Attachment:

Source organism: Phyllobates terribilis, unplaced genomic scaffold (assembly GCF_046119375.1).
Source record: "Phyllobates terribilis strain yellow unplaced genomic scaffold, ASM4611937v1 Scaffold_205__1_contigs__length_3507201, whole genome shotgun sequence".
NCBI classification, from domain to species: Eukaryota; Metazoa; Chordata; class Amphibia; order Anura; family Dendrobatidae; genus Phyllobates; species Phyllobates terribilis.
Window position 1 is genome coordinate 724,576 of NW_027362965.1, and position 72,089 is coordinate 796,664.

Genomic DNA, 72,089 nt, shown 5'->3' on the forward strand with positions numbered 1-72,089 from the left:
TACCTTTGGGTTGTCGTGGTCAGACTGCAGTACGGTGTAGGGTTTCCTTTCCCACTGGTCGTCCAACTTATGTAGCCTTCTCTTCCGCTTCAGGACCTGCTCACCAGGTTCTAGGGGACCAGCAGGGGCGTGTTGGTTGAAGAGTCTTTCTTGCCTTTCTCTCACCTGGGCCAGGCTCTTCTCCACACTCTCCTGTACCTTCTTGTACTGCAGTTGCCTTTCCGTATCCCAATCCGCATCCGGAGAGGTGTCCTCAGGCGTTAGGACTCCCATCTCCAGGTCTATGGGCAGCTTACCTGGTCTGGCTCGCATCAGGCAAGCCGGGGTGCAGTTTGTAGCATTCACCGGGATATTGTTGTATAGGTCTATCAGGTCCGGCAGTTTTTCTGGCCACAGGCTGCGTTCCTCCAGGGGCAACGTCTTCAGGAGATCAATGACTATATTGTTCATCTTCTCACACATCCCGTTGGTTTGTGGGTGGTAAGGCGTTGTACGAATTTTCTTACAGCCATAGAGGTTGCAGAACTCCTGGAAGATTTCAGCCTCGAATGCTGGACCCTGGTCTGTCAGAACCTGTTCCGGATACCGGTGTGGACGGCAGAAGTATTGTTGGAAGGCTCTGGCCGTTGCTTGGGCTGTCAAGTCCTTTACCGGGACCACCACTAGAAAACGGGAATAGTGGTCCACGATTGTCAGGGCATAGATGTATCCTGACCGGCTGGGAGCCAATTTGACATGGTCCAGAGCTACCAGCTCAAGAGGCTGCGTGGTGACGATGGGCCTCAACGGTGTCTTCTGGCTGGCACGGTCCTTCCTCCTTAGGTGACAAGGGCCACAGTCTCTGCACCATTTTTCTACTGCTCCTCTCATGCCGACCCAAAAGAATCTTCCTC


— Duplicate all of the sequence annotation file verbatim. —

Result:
Source organism: Phyllobates terribilis, unplaced genomic scaffold (assembly GCF_046119375.1).
Source record: "Phyllobates terribilis strain yellow unplaced genomic scaffold, ASM4611937v1 Scaffold_205__1_contigs__length_3507201, whole genome shotgun sequence".
NCBI classification, from domain to species: Eukaryota; Metazoa; Chordata; class Amphibia; order Anura; family Dendrobatidae; genus Phyllobates; species Phyllobates terribilis.
Window position 1 is genome coordinate 724,576 of NW_027362965.1, and position 72,089 is coordinate 796,664.

Genomic DNA, 72,089 nt, shown 5'->3' on the forward strand with positions numbered 1-72,089 from the left:
TACCTTTGGGTTGTCGTGGTCAGACTGCAGTACGGTGTAGGGTTTCCTTTCCCACTGGTCGTCCAACTTATGTAGCCTTCTCTTCCGCTTCAGGACCTGCTCACCAGGTTCTAGGGGACCAGCAGGGGCGTGTTGGTTGAAGAGTCTTTCTTGCCTTTCTCTCACCTGGGCCAGGCTCTTCTCCACACTCTCCTGTACCTTCTTGTACTGCAGTTGCCTTTCCGTATCCCAATCCGCATCCGGAGAGGTGTCCTCAGGCGTTAGGACTCCCATCTCCAGGTCTATGGGCAGCTTACCTGGTCTGGCTCGCATCAGGCAAGCCGGGGTGCAGTTTGTAGCATTCACCGGGATATTGTTGTATAGGTCTATCAGGTCCGGCAGTTTTTCTGGCCACAGGCTGCGTTCCTCCAGGGGCAACGTCTTCAGGAGATCAATGACTATATTGTTCATCTTCTCACACATCCCGTTGGTTTGTGGGTGGTAAGGCGTTGTACGAATTTTCTTACAGCCATAGAGGTTGCAGAACTCCTGGAAGATTTCAGCCTCGAATGCTGGACCCTGGTCTGTCAGAACCTGTTCCGGATACCGGTGTGGACGGCAGAAGTATTGTTGGAAGGCTCTGGCCGTTGCTTGGGCTGTCAAGTCCTTTACCGGGACCACCACTAGAAAACGGGAATAGTGGTCCACGATTGTCAGGGCATAGATGTATCCTGACCGGCTGGGAGCCAATTTGACATGGTCCAGAGCTACCAGCTCAAGAGGCTGCGTGGTGACGATGGGCCTCAACGGTGTCTTCTGGCTGGCACGGTCCTTCCTCCTTAGGTGACAAGGGCCACAGTCTCTGCACCATTTTTCTACTGCTCCTCTCATGCCGACCCAAAAGAATCTTCCTC